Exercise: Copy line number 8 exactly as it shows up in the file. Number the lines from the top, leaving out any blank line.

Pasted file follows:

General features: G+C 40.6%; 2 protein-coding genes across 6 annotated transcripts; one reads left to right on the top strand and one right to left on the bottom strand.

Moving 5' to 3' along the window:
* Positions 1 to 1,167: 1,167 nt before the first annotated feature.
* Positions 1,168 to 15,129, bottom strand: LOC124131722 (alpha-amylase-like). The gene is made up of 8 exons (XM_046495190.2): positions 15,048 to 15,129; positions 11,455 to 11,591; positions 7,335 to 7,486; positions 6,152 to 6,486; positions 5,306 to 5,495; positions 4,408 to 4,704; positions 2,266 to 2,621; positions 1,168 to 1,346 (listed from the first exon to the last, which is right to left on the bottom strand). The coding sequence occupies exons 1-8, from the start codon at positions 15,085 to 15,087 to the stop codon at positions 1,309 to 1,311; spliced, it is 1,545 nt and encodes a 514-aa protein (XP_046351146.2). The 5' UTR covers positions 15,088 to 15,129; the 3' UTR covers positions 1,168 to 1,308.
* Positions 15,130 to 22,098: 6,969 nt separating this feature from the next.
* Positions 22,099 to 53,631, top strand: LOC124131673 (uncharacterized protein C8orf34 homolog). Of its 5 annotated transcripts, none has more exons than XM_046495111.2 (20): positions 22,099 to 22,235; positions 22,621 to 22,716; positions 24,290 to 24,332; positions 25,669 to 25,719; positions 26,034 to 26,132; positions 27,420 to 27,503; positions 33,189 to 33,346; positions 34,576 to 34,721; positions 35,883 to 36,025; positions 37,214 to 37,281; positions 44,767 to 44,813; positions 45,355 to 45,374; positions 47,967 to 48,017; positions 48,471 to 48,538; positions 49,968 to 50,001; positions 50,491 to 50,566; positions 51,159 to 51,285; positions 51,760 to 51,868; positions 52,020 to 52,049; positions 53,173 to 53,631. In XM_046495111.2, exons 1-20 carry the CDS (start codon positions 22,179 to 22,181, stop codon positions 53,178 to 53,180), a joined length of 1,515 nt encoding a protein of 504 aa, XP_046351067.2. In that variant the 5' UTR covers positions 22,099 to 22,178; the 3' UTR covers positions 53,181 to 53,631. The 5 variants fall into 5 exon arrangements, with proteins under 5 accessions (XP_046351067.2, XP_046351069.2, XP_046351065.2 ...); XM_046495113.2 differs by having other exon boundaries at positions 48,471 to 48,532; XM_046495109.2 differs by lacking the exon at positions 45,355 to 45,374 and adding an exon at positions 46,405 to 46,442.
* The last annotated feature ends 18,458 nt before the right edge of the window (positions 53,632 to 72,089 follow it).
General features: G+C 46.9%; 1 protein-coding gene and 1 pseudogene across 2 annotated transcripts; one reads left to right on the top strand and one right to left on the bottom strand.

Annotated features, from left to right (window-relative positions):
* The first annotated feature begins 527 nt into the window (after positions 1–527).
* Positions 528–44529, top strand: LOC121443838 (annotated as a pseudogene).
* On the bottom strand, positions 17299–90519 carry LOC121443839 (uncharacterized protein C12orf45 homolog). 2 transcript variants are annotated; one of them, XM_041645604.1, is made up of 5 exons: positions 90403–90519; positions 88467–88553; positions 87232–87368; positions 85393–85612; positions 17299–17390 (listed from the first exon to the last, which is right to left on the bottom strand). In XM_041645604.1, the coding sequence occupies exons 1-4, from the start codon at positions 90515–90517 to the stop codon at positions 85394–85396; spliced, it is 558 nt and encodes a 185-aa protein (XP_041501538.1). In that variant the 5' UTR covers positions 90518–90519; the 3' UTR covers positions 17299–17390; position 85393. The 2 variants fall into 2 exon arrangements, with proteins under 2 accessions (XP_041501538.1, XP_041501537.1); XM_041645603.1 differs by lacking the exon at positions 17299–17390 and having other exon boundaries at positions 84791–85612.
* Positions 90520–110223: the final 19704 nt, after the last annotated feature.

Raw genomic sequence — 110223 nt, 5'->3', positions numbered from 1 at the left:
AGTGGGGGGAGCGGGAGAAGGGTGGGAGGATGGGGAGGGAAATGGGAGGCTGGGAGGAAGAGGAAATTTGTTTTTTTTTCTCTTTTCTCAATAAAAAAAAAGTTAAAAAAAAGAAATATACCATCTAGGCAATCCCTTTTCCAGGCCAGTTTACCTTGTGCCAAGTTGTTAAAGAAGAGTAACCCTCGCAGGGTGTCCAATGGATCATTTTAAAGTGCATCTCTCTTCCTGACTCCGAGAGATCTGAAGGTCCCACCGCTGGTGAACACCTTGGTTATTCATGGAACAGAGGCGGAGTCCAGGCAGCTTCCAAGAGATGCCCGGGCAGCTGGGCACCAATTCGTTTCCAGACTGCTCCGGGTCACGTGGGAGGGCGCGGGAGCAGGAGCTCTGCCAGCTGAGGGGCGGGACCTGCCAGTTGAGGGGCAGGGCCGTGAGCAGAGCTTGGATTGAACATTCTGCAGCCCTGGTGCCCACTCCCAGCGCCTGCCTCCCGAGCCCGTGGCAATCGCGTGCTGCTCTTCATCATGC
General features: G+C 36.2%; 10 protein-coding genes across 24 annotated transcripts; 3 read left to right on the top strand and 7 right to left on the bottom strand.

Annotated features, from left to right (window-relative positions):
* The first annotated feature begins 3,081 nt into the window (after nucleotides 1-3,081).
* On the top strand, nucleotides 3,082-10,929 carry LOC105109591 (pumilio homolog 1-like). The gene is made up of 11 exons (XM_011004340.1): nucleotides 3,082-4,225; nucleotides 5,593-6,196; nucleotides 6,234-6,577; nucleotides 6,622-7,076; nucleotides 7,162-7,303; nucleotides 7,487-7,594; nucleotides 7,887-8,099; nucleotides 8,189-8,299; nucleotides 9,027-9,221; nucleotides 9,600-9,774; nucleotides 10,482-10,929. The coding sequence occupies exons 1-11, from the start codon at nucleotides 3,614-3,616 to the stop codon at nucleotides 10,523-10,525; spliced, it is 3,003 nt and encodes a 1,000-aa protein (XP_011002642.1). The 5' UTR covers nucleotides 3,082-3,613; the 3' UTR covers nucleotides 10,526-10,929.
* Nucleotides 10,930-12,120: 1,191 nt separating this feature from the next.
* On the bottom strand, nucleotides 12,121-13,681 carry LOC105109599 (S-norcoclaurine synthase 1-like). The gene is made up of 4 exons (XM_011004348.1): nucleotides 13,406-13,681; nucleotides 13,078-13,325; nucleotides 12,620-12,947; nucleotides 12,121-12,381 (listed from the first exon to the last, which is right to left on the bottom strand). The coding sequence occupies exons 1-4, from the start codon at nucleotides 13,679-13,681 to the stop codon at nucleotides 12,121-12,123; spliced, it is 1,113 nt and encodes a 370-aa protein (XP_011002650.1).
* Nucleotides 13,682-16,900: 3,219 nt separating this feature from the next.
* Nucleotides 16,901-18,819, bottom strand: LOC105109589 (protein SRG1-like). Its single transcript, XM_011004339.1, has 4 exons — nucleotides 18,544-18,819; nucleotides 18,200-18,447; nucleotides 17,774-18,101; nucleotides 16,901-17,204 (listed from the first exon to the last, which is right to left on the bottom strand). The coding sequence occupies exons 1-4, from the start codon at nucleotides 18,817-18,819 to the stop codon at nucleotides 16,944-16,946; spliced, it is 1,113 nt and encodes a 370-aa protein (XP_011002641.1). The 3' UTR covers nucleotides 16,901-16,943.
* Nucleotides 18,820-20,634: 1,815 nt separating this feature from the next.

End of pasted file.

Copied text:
General features: G+C 46.9%; 1 protein-coding gene and 1 pseudogene across 2 annotated transcripts; one reads left to right on the top strand and one right to left on the bottom strand.